Intelligence review panel calls for stricter NSA limits

Agency shouldn't store telephony metadata, panel says

A five member panel charged by President Obama in August to review intelligence surveillance has recommended new limits to current National Security Agency activities.

Among its recommendations is an end to NSA long-term storage of telephony metadata--the transaction records of all domestic and international telephone calls crossing through U.S. carrier switches--and a transition to a system in which those records are stored privately. NSA access to those records would require an order from the Foreign Intelligence Surveillance Court meeting a standard that the "particular information" sought is relevant to an investigation against international terrorism or foreign intelligence. That order would have to be "reasonable in focus, scope and breadth," the panel's report (.pdf) says.

The White House released the report days after a federal judge found the NSA likely violates the Fourth Amendment by storing bulk telephony metadata for five years. The program first became public knowledge in June through leaks from former intelligence community SharePoint administrator Edward Snowden. Obama administration spokesman Jay Carney has said the White House will complete a review of the panel's report during January, after which the president will address them publicly.

"As a general rule and without senior policy review, the government should not be permitted to collect and store mass, undigested, non-public personal information about U.S. persons for the purpose of enabling future queries and data-mining for foreign intelligence purposes," the report states.

In all, the panel--whose members include a former acting director of the CIA, a former Office of Information and Regulatory Affairs administrator and a law professor--made 46 recommendations.

They include a call to remove all non-foreign intelligence components from the National Security Agency, including its cybersecurity component, the Information Assurance Directorate. The panel says the NSA director shouldn't head Cyber Command--although the Obama administration has already rejected that suggestion, with a spokeswoman stating earlier this month that an interagency review concluded that "one, dual-hatted position is the most effective approach."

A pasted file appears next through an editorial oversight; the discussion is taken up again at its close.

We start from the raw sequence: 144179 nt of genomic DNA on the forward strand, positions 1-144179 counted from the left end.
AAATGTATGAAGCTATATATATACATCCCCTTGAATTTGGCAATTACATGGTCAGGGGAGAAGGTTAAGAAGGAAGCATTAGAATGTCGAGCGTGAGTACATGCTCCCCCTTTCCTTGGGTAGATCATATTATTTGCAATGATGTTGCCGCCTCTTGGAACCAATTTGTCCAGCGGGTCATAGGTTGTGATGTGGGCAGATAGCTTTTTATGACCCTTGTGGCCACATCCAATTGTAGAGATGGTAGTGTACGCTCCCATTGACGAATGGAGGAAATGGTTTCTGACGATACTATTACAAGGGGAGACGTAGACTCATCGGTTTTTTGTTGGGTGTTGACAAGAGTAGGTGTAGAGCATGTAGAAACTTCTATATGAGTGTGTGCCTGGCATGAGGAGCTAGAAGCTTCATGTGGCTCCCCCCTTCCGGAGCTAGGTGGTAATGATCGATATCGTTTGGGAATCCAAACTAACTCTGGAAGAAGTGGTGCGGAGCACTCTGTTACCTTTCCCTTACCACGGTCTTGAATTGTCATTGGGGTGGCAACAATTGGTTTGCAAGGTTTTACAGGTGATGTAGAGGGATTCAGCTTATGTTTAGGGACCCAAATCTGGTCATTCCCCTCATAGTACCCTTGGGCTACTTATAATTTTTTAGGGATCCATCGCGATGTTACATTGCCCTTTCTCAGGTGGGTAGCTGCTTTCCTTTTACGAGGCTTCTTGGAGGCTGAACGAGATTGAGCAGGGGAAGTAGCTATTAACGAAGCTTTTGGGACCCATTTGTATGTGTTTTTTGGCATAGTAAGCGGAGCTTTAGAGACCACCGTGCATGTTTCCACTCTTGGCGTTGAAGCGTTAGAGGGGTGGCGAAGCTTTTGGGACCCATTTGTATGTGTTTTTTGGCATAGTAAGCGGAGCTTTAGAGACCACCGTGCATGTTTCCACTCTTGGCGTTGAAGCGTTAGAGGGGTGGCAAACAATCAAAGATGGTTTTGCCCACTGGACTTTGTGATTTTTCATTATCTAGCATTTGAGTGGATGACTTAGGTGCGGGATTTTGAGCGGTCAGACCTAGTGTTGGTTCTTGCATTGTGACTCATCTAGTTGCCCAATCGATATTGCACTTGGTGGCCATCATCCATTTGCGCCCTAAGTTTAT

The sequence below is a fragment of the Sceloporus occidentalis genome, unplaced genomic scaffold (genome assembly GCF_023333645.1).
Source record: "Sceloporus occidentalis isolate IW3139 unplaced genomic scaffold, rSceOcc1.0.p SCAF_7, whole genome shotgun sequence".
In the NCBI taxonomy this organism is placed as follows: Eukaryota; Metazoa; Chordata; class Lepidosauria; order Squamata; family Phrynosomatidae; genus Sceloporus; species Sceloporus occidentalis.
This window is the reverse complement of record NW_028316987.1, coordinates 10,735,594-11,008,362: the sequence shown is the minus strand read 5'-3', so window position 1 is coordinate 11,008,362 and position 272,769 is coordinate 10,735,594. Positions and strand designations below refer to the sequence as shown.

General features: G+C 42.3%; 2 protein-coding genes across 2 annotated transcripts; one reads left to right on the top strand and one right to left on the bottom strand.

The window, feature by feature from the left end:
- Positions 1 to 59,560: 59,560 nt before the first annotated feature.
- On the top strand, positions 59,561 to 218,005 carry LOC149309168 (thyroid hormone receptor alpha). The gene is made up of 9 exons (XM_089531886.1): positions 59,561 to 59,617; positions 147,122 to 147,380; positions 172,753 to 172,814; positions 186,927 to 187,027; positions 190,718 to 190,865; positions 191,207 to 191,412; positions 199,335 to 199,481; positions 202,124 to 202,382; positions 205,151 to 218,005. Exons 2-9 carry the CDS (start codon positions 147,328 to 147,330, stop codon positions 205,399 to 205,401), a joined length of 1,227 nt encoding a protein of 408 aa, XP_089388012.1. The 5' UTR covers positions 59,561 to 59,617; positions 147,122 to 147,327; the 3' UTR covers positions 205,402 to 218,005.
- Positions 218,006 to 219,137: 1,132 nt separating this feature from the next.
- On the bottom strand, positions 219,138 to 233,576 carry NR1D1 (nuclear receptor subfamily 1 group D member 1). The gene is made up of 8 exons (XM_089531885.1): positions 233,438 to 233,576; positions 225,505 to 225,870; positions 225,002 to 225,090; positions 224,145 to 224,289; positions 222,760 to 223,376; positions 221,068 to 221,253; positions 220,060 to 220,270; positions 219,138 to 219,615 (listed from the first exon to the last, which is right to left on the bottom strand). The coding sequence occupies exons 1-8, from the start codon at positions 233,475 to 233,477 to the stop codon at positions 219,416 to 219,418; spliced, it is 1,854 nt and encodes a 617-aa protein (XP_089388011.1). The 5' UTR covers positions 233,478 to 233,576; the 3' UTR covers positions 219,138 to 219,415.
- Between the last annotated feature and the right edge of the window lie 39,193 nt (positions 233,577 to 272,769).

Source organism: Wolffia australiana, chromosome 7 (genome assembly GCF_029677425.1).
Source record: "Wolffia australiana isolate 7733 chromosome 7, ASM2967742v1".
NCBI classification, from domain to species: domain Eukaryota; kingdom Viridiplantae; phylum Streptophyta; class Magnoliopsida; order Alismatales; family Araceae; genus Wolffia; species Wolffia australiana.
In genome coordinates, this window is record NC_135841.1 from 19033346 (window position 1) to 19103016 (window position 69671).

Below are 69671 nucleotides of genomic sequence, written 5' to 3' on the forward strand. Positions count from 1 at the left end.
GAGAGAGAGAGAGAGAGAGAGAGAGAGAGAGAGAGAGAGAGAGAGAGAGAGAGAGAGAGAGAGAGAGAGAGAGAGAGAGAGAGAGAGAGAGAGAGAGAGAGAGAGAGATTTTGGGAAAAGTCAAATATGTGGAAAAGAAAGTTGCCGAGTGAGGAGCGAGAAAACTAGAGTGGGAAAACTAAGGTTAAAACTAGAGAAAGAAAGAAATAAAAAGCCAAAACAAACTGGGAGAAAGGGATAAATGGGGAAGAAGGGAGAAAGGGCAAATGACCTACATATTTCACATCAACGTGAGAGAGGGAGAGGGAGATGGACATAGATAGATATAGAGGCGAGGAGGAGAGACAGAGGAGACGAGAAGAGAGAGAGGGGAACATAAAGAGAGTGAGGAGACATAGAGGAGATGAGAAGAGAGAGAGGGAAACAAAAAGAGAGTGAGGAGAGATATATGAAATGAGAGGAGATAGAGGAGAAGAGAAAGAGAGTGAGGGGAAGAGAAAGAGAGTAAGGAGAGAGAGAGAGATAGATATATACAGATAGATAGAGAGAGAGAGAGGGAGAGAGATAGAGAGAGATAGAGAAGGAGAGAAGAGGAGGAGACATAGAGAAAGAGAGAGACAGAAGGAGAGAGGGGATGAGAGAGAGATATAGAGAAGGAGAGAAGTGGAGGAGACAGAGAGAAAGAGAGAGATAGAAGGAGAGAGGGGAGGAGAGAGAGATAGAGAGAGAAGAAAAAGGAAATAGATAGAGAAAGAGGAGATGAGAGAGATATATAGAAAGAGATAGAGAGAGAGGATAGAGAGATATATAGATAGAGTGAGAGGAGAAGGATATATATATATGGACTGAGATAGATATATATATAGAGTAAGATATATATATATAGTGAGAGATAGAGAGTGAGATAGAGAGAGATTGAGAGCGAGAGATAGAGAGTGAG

The position of NSA director should be subject to Senate confirmation and open to civilians, the panel adds. "The president should give serious consideration to making the next director of the National Security Agency a civilian."

NSA work in undermining commercial encryption gets a recommendation against it, with the report exhorting the federal government to "not in any way subvert, undermine, weaken, or make vulnerable generally available commercial software."

Similarly, it should not "undermine efforts to create encryption standards." A possible NSA-created backdoor in a National Institute of Standards and Technology random bit generator has led NIST to call for cryptographers to suspend use of the algorithm and prompted NIST to review its cryptographic standards development process.

In fact, the government should encourage American companies to use encryption to better protect data--an encouragement that, the report does not note, it may have at least partially but unintentionally already achieved after leaks of more classified documents showed the NSA taking advantage of a lack of encryption between Google data centers.

When it comes to the interception of digital content permissible under Section 702 of the FISA Amendment Act--which allows the NSA to do so for counterterrorism and intelligence purposes, provided that it's looking for the communications of someone reasonably believed to be a non-U.S.-person who is also located abroad--the panel also recommends new restrictions.

Information about U.S. persons (citizens and legal permanent residents) swept up in Section 702 surveillance should be "purged upon detection" unless it has foreign intelligence value "or is necessary to prevent serious harm to others." However, "any information about the United States person [should] not be used in evidence in any proceeding against that United States person."

An Office of the Director of National Intelligence official said recently it's not always possible to determine when Americans are caught up in Section 702 surveillance, stating that achieving certainty could require even more invasiveness by the intelligence community. However, also among the panel's recommendations is that the federal government examine the feasibility of better surveillance targeting software.

When it comes to foreigner's data itself, the report calls for applying the Privacy Act of 1974 to both U.S. persons and non-U.S. persons and affirming that the purpose of surveillance is exclusively for the national security of the United States and its allies. The federal government should also promise not to disseminate information about foreigners if the information isn't relevant to that national security mission, the panel adds. Not included in national security is targeting based solely on political or religious convictions.

With a "small number of closely allied governments" the United States should also explore mutual understandings regarding intelligence collection regarding each other's citizens, the panel also recommends.

For more:
- download the panel's report (.pdf)

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